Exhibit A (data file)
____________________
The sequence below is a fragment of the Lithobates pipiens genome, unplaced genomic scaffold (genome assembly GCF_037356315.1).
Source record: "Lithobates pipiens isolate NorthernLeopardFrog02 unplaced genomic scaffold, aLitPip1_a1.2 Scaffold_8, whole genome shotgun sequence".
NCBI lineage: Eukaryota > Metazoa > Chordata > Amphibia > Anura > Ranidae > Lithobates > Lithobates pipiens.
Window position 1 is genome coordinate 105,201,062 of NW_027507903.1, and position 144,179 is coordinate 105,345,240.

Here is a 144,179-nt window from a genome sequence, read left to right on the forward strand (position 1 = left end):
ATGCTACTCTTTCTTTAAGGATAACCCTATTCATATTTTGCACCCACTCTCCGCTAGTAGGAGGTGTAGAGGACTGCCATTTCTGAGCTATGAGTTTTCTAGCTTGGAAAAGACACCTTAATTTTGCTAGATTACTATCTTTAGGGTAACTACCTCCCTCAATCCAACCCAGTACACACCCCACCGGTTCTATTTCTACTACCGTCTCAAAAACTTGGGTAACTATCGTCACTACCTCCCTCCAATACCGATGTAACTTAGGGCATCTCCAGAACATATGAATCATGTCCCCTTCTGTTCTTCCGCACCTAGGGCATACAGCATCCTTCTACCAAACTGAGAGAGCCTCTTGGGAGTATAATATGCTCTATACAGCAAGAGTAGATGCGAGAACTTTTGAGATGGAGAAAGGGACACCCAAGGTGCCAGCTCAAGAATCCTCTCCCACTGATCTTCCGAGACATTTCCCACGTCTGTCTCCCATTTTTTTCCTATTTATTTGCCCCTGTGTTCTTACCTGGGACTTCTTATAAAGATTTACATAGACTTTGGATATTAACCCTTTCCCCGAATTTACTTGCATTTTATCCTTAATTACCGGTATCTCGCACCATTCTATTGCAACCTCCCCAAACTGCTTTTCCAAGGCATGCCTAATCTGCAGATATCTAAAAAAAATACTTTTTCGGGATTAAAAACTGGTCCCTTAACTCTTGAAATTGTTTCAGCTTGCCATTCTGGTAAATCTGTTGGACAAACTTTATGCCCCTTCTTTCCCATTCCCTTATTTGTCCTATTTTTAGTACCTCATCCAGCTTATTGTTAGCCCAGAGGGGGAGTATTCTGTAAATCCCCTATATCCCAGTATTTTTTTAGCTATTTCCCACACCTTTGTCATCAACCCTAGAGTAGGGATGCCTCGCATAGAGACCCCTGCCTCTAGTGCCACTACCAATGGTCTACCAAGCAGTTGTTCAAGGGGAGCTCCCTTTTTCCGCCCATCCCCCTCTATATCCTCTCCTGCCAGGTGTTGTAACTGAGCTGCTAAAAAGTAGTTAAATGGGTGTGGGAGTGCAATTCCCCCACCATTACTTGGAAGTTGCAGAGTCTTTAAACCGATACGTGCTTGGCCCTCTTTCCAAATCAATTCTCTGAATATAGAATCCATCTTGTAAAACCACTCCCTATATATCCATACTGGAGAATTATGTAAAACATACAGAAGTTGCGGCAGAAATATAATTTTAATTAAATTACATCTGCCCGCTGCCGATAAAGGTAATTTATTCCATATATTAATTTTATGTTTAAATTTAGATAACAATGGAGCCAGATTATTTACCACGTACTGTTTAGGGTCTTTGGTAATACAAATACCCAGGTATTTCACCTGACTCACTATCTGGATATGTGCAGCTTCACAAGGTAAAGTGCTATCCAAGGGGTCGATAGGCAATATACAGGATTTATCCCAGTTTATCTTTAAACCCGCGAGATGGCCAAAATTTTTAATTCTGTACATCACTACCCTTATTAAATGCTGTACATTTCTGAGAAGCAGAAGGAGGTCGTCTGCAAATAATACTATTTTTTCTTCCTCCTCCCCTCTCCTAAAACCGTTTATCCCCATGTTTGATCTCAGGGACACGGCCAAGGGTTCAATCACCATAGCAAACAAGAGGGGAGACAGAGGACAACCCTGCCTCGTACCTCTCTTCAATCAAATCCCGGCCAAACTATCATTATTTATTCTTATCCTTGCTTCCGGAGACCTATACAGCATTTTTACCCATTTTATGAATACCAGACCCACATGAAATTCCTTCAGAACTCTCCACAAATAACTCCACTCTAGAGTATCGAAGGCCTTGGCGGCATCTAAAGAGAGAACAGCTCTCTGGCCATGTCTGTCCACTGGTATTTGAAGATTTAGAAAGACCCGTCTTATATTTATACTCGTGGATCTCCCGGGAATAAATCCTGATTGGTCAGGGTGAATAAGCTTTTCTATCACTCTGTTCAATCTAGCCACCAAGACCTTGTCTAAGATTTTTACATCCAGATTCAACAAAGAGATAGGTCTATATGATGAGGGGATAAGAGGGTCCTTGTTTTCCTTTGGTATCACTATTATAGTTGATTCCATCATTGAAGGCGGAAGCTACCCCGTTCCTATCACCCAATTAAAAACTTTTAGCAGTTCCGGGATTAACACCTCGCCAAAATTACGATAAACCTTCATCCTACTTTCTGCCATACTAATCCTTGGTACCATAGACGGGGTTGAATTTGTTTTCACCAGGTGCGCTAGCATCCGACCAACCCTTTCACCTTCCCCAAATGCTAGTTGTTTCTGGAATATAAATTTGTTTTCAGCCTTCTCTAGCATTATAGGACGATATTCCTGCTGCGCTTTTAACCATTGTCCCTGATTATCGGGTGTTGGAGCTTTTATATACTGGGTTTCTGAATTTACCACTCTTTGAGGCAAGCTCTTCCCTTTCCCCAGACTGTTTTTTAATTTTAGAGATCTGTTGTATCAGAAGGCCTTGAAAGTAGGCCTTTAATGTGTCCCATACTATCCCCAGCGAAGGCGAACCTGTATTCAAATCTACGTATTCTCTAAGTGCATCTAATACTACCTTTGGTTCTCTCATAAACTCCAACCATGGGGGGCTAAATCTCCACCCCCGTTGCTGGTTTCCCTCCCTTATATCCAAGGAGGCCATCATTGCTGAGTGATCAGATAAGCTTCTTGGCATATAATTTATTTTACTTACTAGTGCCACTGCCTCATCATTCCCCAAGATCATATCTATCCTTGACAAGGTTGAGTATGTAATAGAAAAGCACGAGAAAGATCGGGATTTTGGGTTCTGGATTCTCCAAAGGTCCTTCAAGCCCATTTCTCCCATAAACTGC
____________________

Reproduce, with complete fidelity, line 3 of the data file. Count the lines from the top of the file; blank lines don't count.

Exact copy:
NCBI lineage: Eukaryota > Metazoa > Chordata > Amphibia > Anura > Ranidae > Lithobates > Lithobates pipiens.